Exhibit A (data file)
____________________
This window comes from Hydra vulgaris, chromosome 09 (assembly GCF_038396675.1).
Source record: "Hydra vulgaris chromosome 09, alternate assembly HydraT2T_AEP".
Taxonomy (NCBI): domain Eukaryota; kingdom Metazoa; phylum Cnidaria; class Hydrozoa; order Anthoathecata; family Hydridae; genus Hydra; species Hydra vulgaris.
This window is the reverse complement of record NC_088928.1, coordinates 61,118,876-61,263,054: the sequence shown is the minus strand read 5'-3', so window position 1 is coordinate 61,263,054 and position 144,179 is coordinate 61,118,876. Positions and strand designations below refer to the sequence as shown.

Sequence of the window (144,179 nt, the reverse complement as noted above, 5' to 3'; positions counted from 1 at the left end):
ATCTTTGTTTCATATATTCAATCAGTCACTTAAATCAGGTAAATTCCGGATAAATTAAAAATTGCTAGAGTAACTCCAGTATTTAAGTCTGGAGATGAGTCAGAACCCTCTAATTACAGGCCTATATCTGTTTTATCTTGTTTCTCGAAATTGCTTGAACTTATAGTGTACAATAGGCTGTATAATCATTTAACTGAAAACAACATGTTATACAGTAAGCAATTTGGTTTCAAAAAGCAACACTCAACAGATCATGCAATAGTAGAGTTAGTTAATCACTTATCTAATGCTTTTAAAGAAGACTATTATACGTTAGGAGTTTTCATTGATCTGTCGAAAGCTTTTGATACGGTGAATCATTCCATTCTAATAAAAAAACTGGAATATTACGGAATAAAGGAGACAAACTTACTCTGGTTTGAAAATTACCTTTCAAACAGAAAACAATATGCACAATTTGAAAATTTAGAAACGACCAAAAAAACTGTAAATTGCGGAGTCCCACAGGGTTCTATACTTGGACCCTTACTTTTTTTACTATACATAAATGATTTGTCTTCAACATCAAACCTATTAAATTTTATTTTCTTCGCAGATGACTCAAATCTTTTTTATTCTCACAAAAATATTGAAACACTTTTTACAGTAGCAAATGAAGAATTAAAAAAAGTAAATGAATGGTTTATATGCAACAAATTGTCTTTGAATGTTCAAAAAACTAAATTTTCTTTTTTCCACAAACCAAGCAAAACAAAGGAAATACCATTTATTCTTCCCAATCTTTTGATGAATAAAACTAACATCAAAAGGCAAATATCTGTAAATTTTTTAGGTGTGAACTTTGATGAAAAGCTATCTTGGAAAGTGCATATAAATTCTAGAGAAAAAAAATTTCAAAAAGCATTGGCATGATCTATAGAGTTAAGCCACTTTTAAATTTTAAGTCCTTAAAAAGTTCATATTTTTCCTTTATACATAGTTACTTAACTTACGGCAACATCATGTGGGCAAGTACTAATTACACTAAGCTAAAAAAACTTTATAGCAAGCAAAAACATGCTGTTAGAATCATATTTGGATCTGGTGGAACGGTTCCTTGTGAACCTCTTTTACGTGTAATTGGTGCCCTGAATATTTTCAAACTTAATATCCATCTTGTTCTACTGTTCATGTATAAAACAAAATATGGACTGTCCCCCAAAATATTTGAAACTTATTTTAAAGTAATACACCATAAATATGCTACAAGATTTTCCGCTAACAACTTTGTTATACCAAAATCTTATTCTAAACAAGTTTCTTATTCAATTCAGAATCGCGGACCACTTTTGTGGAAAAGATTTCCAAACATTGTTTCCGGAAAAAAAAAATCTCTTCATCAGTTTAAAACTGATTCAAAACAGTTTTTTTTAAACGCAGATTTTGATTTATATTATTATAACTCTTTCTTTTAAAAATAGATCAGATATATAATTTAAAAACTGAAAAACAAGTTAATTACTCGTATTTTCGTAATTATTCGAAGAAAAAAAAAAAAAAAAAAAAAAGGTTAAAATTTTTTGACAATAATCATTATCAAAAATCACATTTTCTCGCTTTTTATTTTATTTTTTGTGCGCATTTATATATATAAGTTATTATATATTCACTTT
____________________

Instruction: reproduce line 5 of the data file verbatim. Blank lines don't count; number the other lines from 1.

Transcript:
Sequence of the window (144,179 nt, the reverse complement as noted above, 5' to 3'; positions counted from 1 at the left end):